An attorney can defend you if you get sued. A lawyer can also represent you if a creditor files a lawsuit against you. Likewise, if a creditor violates the law in its efforts to collect from you, an attorney can provide specific advice and tell you how to proceed in your particular situation. Debt settlement companies can't do these things.
An attorney must act ethically and in their client's best interest. Unlike debt settlement companies, attorneys must comply with ethical standards and act in the best interest of their clients.
Attorneys must be licensed and are supposed to uphold strict ethical standards. Unfortunately, not all do. Some debt settlement companies employ lawyers to act essentially as fronts (or, in some cases, attorneys might team up with a debt settlement company) to provide the company with an appearance of legitimacy. But the lawyers have little to do with you, your creditors, or the debt settlement process.
It's generally best to hire a local attorney you can meet with face-to-face rather than hiring a firm over the phone or internet. You should schedule a meeting to speak directly to the attorney. Find out if the attorney will deal directly with the creditors or if a staff member will be doing the negotiating. If the company says they're "attorney backed" or won't let you meet with or talk to an attorney, that's a big red flag that the attorney has little to do with the operation.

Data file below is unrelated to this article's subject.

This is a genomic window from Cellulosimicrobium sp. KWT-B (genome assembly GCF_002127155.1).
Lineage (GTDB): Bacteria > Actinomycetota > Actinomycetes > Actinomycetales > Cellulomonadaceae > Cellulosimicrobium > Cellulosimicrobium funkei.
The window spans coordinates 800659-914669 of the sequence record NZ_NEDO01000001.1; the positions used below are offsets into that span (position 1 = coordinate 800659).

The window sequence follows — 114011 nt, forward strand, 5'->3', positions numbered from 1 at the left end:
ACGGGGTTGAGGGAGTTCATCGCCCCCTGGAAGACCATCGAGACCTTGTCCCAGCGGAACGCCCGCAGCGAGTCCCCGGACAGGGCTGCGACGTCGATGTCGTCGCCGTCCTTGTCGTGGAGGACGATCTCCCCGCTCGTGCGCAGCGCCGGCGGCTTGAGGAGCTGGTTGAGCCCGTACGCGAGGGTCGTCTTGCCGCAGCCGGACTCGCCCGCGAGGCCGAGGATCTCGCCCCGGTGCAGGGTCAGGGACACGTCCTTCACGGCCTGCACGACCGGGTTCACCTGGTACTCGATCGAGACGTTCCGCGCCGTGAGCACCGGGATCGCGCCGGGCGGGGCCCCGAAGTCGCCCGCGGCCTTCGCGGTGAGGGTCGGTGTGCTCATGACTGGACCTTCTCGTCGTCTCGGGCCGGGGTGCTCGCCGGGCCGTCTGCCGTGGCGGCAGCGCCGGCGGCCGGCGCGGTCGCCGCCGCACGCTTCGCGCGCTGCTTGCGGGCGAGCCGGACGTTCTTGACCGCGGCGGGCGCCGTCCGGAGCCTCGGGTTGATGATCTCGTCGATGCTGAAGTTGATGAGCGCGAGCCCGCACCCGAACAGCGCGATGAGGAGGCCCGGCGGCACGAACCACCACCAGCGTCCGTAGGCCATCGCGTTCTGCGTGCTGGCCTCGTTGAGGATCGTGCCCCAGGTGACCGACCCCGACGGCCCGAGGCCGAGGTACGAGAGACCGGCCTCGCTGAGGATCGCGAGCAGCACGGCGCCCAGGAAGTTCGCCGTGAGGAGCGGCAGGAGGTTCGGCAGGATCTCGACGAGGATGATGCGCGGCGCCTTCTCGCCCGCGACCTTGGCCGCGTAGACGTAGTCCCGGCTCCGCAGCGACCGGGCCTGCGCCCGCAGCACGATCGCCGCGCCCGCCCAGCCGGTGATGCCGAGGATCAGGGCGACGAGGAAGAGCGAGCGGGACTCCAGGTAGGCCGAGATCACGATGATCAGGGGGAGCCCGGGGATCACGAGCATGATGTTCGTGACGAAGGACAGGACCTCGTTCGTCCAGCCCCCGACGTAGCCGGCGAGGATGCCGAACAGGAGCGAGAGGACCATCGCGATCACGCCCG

Here's another red flag that the "law firm" you're dealing with is really just a debt settlement company: It wants you to pay money for it to negotiate with your creditors but says you're on your own if you get sued. Debt settlement companies masquerading as law firms are usually unwilling to provide you with legal representation if your creditors sue you.
While you'll save money by settling debts on your own, you might inadvertently restart an expired statute of limitations or do a poor job of negotiating.
Talking to a lawyer can help you decide if debt settlement is better than filing for bankruptcy or some other option. If you decide on debt settlement, you might get a better result using a lawyer than if you handled the negotiations yourself. Again, lawyers are skilled negotiators and might be able to get a better deal than you would get on your own.
Also, attorneys know the law. A lawyer will know if a creditor is using illegal tactics, making illegal threats, or taking unlawful actions against you.
Finally, if a creditor decides to sue you to collect a debt, an attorney can defend you. The lawyer can also handle all communication to and from the creditor or debt collector, even before a suit happens.